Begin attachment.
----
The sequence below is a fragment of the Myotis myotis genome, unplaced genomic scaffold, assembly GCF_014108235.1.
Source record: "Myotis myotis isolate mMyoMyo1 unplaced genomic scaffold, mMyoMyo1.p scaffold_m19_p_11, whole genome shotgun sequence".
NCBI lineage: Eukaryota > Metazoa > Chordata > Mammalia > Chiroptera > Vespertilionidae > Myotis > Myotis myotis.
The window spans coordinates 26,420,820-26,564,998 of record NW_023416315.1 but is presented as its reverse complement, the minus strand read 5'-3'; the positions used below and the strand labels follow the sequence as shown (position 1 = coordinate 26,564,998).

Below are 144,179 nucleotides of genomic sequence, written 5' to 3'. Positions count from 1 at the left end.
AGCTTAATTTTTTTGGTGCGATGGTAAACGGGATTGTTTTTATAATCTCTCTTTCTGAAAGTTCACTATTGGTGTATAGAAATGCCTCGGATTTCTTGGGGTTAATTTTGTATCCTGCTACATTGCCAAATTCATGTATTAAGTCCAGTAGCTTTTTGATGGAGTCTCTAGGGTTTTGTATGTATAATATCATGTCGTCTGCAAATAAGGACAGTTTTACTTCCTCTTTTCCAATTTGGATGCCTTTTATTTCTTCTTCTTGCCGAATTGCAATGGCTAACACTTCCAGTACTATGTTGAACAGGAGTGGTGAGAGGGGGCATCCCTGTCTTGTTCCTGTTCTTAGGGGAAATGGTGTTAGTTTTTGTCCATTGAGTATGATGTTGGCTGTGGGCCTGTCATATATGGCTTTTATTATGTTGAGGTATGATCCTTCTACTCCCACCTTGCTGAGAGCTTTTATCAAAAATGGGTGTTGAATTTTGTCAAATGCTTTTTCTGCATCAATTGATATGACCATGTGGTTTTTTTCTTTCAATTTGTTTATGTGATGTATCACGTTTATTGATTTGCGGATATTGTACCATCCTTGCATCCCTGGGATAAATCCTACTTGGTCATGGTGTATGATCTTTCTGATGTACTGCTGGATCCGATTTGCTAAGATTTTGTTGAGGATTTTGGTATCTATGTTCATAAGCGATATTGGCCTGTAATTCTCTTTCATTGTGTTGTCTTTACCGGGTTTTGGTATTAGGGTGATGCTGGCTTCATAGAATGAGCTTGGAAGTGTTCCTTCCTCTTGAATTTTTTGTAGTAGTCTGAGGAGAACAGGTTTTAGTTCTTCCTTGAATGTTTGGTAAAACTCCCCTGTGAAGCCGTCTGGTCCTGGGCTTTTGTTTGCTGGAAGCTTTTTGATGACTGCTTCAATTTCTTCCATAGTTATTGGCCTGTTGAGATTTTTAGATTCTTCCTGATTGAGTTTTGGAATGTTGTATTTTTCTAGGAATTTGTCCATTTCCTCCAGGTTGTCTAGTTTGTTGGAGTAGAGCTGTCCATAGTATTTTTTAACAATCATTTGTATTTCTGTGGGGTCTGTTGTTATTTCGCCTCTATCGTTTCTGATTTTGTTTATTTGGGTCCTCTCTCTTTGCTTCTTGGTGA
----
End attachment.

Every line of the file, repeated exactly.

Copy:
The sequence below is a fragment of the Myotis myotis genome, unplaced genomic scaffold, assembly GCF_014108235.1.
Source record: "Myotis myotis isolate mMyoMyo1 unplaced genomic scaffold, mMyoMyo1.p scaffold_m19_p_11, whole genome shotgun sequence".
NCBI lineage: Eukaryota > Metazoa > Chordata > Mammalia > Chiroptera > Vespertilionidae > Myotis > Myotis myotis.
The window spans coordinates 26,420,820-26,564,998 of record NW_023416315.1 but is presented as its reverse complement, the minus strand read 5'-3'; the positions used below and the strand labels follow the sequence as shown (position 1 = coordinate 26,564,998).

Below are 144,179 nucleotides of genomic sequence, written 5' to 3'. Positions count from 1 at the left end.
AGCTTAATTTTTTTGGTGCGATGGTAAACGGGATTGTTTTTATAATCTCTCTTTCTGAAAGTTCACTATTGGTGTATAGAAATGCCTCGGATTTCTTGGGGTTAATTTTGTATCCTGCTACATTGCCAAATTCATGTATTAAGTCCAGTAGCTTTTTGATGGAGTCTCTAGGGTTTTGTATGTATAATATCATGTCGTCTGCAAATAAGGACAGTTTTACTTCCTCTTTTCCAATTTGGATGCCTTTTATTTCTTCTTCTTGCCGAATTGCAATGGCTAACACTTCCAGTACTATGTTGAACAGGAGTGGTGAGAGGGGGCATCCCTGTCTTGTTCCTGTTCTTAGGGGAAATGGTGTTAGTTTTTGTCCATTGAGTATGATGTTGGCTGTGGGCCTGTCATATATGGCTTTTATTATGTTGAGGTATGATCCTTCTACTCCCACCTTGCTGAGAGCTTTTATCAAAAATGGGTGTTGAATTTTGTCAAATGCTTTTTCTGCATCAATTGATATGACCATGTGGTTTTTTTCTTTCAATTTGTTTATGTGATGTATCACGTTTATTGATTTGCGGATATTGTACCATCCTTGCATCCCTGGGATAAATCCTACTTGGTCATGGTGTATGATCTTTCTGATGTACTGCTGGATCCGATTTGCTAAGATTTTGTTGAGGATTTTGGTATCTATGTTCATAAGCGATATTGGCCTGTAATTCTCTTTCATTGTGTTGTCTTTACCGGGTTTTGGTATTAGGGTGATGCTGGCTTCATAGAATGAGCTTGGAAGTGTTCCTTCCTCTTGAATTTTTTGTAGTAGTCTGAGGAGAACAGGTTTTAGTTCTTCCTTGAATGTTTGGTAAAACTCCCCTGTGAAGCCGTCTGGTCCTGGGCTTTTGTTTGCTGGAAGCTTTTTGATGACTGCTTCAATTTCTTCCATAGTTATTGGCCTGTTGAGATTTTTAGATTCTTCCTGATTGAGTTTTGGAATGTTGTATTTTTCTAGGAATTTGTCCATTTCCTCCAGGTTGTCTAGTTTGTTGGAGTAGAGCTGTCCATAGTATTTTTTAACAATCATTTGTATTTCTGTGGGGTCTGTTGTTATTTCGCCTCTATCGTTTCTGATTTTGTTTATTTGGGTCCTCTCTCTTTGCTTCTTGGTGA